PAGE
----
In honour of International Women’s Day, we shine the light on four inspiring women who make Mediclinic an inclusive, world-class company.
Dr René Toua
“Women should support each other and treat others with empathy and respect.”
Having joined Mediclinic in 2006 as part of the Emergency Centre team at Mediclinic Panorama, Dr René Toua is now Group Chief Clinical Officer. Her role at the group is to lead clinical services, including client experience, data science and information management. Dr Toua believes women can make Mediclinic, and the world, a better place by supporting each other, taking care of their children – who are the future – and treating others with empathy and respect.
“I have a high regard for women who are born into impoverished communities but still find a way to care for their families and educate their children despite living in areas with high crime rates, a high incidence of gender-based violence, and substance abuse,” she says. “I’m blessed to be a grandparent of a little girl and boy, adopted out of such circumstance, who are now part of a blended family.”
Dr Toua, a mother of six grown-up children, lives by the motto “Lead a principled life and always be kind. Trust is earned and actions speak louder than words.”
She praises Mediclinic’s inclusive, diverse, and supportive working environment. “We have an open and transparent patient safety culture, allowing staff to speak up freely if they’re concerned about anything. Staff are also supported and mentored if something goes wrong. Successes are celebrated and lessons learned are shared across the group.”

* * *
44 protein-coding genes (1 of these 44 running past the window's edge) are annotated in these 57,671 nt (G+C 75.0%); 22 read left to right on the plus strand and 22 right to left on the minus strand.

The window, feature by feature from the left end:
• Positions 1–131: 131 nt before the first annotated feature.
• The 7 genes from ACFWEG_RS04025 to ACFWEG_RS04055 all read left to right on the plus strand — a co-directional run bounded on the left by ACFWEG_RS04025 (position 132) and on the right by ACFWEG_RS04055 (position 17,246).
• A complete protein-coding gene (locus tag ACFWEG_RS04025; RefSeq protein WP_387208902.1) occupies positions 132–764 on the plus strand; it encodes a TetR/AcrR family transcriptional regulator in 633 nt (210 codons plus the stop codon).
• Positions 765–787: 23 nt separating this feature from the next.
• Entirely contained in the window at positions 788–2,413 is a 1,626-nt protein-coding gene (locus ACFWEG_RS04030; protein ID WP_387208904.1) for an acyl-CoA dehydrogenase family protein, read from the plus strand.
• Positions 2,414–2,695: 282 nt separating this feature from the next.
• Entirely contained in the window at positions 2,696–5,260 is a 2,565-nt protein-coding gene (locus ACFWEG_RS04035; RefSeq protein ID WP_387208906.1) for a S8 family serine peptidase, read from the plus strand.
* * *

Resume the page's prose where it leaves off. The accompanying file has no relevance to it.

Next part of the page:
Monyebodi Hendrica Ngoepe
“When you educate a woman you educate the nation.”
Monyebodi Hendrica Ngoepe, Nursing Executive Mediclinic Southern Africa, took up this senior position recently, having risen through the ranks at Mediclinic in various roles – from theatre unit manager to nursing manager, regional nursing manager, and regional clinical manager. “Mediclinic creates an enabling environment, which as a self-driven person helped me to be where I am today,” she says.
Hendrica quotes former US president Barack Obama, who once said, “I’m absolutely confident that for two years, if every nation on earth was run by women, you would see a significant improvement across the board on just about everything...”
“I share that sentiment,” she says. “I strongly believe women have what it takes to fill executive and senior positions and will make a huge contribution to the success of any company, including Mediclinic.”
This dynamic woman says good leadership means being able to influence others to achieve common goals. “Research has proven female leaders possess skills that help them communicate goals effectively, motivate others and help them improve, give support when needed and ensure the well-being of their subordinates.”
Hendrica credits her late mother and her predecessor, Dr Estelle Coustas, as the two people who’ve inspired her to achieve her goals. “Estelle is a true visionary,” she says. “I’ve learned from her that successful leadership isn’t only about directing – it’s about coaching, showing, developing and, most importantly, serving the people you lead.”
“My mother taught me that the way you treat people will get you further in life than any degree or experience. I concur – and believe that when you educate a woman you educate the nation.”
Mediclinic has introduced a leadership training programme for female leaders and has other projects underway to ensure diversity and inclusivity is implemented in the workplace.
Dr Jaclyn Prim
“Women are more action-orientated, more nurturing, and more open to dialogue in seeking solutions.”